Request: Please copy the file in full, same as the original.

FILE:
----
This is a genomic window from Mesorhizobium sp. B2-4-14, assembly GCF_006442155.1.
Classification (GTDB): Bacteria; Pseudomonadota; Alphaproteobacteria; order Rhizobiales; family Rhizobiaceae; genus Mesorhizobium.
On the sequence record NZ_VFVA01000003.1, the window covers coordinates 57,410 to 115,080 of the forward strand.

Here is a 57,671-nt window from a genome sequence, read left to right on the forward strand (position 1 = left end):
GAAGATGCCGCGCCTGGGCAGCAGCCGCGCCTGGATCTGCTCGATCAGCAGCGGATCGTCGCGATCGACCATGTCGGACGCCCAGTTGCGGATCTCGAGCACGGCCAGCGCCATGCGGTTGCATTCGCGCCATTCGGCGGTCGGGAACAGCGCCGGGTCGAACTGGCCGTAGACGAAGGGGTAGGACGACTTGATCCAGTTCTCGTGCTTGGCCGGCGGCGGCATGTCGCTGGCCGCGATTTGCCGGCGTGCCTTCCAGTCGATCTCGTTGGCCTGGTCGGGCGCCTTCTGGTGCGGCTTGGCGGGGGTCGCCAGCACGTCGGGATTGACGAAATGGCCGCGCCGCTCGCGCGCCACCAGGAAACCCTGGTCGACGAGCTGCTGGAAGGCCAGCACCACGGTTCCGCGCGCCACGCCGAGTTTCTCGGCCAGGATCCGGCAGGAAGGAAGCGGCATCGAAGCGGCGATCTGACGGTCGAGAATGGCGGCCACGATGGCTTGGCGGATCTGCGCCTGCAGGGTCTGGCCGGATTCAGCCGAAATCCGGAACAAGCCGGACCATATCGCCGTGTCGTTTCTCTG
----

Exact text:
This is a genomic window from Mesorhizobium sp. B2-4-14, assembly GCF_006442155.1.
Classification (GTDB): Bacteria; Pseudomonadota; Alphaproteobacteria; order Rhizobiales; family Rhizobiaceae; genus Mesorhizobium.
On the sequence record NZ_VFVA01000003.1, the window covers coordinates 57,410 to 115,080 of the forward strand.

Here is a 57,671-nt window from a genome sequence, read left to right on the forward strand (position 1 = left end):
GAAGATGCCGCGCCTGGGCAGCAGCCGCGCCTGGATCTGCTCGATCAGCAGCGGATCGTCGCGATCGACCATGTCGGACGCCCAGTTGCGGATCTCGAGCACGGCCAGCGCCATGCGGTTGCATTCGCGCCATTCGGCGGTCGGGAACAGCGCCGGGTCGAACTGGCCGTAGACGAAGGGGTAGGACGACTTGATCCAGTTCTCGTGCTTGGCCGGCGGCGGCATGTCGCTGGCCGCGATTTGCCGGCGTGCCTTCCAGTCGATCTCGTTGGCCTGGTCGGGCGCCTTCTGGTGCGGCTTGGCGGGGGTCGCCAGCACGTCGGGATTGACGAAATGGCCGCGCCGCTCGCGCGCCACCAGGAAACCCTGGTCGACGAGCTGCTGGAAGGCCAGCACCACGGTTCCGCGCGCCACGCCGAGTTTCTCGGCCAGGATCCGGCAGGAAGGAAGCGGCATCGAAGCGGCGATCTGACGGTCGAGAATGGCGGCCACGATGGCTTGGCGGATCTGCGCCTGCAGGGTCTGGCCGGATTCAGCCGAAATCCGGAACAAGCCGGACCATATCGCCGTGTCGTTTCTCTG